The 2011 Atlantic hurricane season may not be as active as previously predicted, producing only as many tropical storms as the 1995-2010 average (15 named storms, including eight hurricanes, four of them Category Three or greater), but the United States can expect two or three hurricanes to make landfall this year, forecasters at WSI Corp. said Tuesday.
The WSI forecast numbers remain above the longer-term 1950-2010 average of 12 named storms, including seven hurricanes, three of them intense. A total of 19 named storms formed in 2010, with 12 of them becoming hurricanes, including five intense hurricanes (see Daily GPI, Dec. 1, 2010).
In its initial forecast for the 2011 Atlantic hurricane season, which officially begins June 1, WSI called for 17 named storms, including nine hurricanes, five of them intense, to form in the Atlantic basin this year (see Daily GPI, Dec. 9, 2010).
"We have reduced our forecast numbers to 'active-normal' levels since the recent North Atlantic weather pattern has resulted in a cooling of the tropical Atlantic sea surface temperatures," said WSI Chief Meteorologist Todd Crawford. In addition, a faster than expected weakening of the current La Nina event -- a cooling of ocean surface temperatures off the western coast of South America -- reduces the possibility of a favorable wind shear environment during the upcoming tropical season, Crawford said.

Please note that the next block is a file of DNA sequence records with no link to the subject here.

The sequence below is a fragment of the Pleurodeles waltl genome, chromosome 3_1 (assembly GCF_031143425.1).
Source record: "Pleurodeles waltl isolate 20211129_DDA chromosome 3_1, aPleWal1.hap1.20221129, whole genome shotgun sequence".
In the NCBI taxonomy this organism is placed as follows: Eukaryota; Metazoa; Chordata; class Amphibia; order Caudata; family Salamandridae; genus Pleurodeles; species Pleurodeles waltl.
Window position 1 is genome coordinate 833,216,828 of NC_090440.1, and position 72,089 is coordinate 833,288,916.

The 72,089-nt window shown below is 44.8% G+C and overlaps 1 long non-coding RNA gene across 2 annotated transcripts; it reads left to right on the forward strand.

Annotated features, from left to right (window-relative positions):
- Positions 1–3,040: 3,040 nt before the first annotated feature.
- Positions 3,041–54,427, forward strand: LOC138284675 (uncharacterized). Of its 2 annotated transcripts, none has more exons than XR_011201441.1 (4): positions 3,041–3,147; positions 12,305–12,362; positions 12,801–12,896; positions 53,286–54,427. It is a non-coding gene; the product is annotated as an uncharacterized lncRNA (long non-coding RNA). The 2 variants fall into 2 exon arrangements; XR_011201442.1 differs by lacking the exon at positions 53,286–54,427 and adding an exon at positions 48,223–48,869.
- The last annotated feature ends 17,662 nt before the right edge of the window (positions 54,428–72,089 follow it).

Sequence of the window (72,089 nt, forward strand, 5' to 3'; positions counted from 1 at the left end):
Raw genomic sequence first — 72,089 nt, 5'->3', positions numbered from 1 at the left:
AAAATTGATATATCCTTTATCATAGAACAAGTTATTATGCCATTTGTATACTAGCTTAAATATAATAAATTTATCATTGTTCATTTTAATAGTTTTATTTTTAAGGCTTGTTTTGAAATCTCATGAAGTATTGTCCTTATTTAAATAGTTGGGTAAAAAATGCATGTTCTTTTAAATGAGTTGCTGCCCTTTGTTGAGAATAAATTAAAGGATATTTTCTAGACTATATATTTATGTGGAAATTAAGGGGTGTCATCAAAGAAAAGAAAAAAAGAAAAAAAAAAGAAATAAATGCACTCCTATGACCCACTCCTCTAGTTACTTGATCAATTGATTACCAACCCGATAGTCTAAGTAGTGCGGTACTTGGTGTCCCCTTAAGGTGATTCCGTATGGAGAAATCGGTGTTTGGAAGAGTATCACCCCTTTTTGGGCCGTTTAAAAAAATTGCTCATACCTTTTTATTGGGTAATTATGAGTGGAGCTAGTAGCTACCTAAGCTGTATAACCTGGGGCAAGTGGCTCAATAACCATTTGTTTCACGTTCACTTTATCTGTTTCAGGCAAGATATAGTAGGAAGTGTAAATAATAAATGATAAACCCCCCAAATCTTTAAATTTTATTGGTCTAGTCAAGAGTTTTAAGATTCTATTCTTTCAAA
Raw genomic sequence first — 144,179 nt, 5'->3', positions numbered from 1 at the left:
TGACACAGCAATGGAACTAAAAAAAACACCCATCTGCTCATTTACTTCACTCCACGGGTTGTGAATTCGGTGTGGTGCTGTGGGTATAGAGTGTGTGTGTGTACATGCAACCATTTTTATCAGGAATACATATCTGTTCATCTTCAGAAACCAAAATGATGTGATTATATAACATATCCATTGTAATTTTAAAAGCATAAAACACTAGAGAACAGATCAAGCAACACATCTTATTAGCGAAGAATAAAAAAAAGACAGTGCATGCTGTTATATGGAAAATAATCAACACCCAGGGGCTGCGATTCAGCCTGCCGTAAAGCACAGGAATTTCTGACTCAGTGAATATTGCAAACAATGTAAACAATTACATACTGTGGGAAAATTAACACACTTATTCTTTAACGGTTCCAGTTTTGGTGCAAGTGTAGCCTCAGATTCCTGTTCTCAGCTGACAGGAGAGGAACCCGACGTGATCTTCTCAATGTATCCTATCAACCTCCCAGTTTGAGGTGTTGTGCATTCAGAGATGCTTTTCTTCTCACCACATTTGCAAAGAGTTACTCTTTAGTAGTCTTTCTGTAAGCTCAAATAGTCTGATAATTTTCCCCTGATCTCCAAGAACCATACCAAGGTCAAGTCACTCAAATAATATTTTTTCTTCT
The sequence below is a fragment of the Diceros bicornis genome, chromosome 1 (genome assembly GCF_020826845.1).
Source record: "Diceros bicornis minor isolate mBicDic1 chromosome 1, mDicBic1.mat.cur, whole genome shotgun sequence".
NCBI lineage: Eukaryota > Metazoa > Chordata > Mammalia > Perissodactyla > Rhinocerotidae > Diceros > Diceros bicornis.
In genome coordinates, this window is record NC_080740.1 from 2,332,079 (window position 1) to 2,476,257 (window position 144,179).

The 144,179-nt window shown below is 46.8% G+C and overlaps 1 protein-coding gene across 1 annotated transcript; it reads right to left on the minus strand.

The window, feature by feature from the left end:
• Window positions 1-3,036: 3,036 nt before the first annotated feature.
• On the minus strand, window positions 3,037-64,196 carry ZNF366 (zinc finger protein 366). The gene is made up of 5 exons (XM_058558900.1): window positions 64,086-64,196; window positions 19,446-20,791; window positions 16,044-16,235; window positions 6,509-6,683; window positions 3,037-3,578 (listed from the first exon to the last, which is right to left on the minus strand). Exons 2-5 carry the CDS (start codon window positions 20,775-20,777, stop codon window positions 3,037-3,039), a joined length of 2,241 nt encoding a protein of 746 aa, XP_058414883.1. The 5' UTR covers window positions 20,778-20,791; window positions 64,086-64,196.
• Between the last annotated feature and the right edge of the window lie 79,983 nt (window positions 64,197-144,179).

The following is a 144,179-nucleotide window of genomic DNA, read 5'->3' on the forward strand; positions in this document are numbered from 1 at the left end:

However, while the number of tropical storms might not exceed the short-term average, the upcoming hurricane season is likely to have more of an impact on the U.S. coastline, which was spared major storm damage in 2010.
"The U.S. has been spared from any landfalling hurricanes since 2008, and the hurricane drought in 2009 and 2010 is relatively rare in the historical record. In fact, the U.S. has not had a three-year stretch without a hurricane landfall since the 1860s. Further, 80% of all years in the historical dataset have had at least one hurricane landfall in the U.S. Our recent good fortune in avoiding landfalling hurricanes is not likely to last."
The Gulf Coast is "under a significant threat for hurricane landfall in the upcoming season," according to Crawford. A persistent western Atlantic trough that protected the East Coast from direct hits in 2010 isn't expected to be in place during peak hurricane months this year, and warmer sea surface temperatures in the Gulf of Mexico and Caribbean Sea should produce more tropical storms there, he said. WSI forecasters expect two or three landfalling hurricanes in 2011.
"This is not particularly unusual, since historically 43% of years have had multiple hurricane landfalls," Crawford said. "The forecast numbers from our model are quite similar to those prior to the 2008 season, when Hurricanes Dolly, Gustav and Ike impacted Louisiana and Texas."
AccuWeather.com forecasters, who have predicted a higher-than-normal number of tropical systems with more direct impacts on the U.S. than last year, on Monday said any effects of hurricanes on the energy industry -- including spiking prices for gasoline -- aren't likely to last long (see Daily GPI, April 26).
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